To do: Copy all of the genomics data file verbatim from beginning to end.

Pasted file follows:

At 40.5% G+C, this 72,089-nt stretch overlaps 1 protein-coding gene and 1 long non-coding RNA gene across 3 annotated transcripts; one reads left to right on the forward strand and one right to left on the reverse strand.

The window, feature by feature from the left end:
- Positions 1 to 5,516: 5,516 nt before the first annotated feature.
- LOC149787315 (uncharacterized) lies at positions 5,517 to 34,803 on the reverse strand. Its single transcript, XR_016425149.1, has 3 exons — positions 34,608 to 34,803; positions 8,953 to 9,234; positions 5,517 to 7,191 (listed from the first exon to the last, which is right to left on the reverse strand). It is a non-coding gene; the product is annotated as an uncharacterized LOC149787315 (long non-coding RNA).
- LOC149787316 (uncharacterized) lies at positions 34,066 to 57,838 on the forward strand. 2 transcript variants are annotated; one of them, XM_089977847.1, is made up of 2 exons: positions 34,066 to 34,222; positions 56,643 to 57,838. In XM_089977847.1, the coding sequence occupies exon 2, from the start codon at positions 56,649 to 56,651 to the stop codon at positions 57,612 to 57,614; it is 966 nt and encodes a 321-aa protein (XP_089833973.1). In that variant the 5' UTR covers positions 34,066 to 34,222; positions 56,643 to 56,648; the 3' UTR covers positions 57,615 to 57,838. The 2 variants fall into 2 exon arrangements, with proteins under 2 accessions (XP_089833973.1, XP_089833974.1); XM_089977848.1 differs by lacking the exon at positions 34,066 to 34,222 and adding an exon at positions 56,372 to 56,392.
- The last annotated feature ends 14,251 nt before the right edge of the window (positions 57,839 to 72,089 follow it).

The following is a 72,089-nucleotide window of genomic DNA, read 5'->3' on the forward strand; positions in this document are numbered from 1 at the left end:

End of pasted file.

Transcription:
At 40.5% G+C, this 72,089-nt stretch overlaps 1 protein-coding gene and 1 long non-coding RNA gene across 3 annotated transcripts; one reads left to right on the forward strand and one right to left on the reverse strand.

The window, feature by feature from the left end:
- Positions 1 to 5,516: 5,516 nt before the first annotated feature.
- LOC149787315 (uncharacterized) lies at positions 5,517 to 34,803 on the reverse strand. Its single transcript, XR_016425149.1, has 3 exons — positions 34,608 to 34,803; positions 8,953 to 9,234; positions 5,517 to 7,191 (listed from the first exon to the last, which is right to left on the reverse strand). It is a non-coding gene; the product is annotated as an uncharacterized LOC149787315 (long non-coding RNA).
- LOC149787316 (uncharacterized) lies at positions 34,066 to 57,838 on the forward strand. 2 transcript variants are annotated; one of them, XM_089977847.1, is made up of 2 exons: positions 34,066 to 34,222; positions 56,643 to 57,838. In XM_089977847.1, the coding sequence occupies exon 2, from the start codon at positions 56,649 to 56,651 to the stop codon at positions 57,612 to 57,614; it is 966 nt and encodes a 321-aa protein (XP_089833973.1). In that variant the 5' UTR covers positions 34,066 to 34,222; positions 56,643 to 56,648; the 3' UTR covers positions 57,615 to 57,838. The 2 variants fall into 2 exon arrangements, with proteins under 2 accessions (XP_089833973.1, XP_089833974.1); XM_089977848.1 differs by lacking the exon at positions 34,066 to 34,222 and adding an exon at positions 56,372 to 56,392.
- The last annotated feature ends 14,251 nt before the right edge of the window (positions 57,839 to 72,089 follow it).

The following is a 72,089-nucleotide window of genomic DNA, read 5'->3' on the forward strand; positions in this document are numbered from 1 at the left end: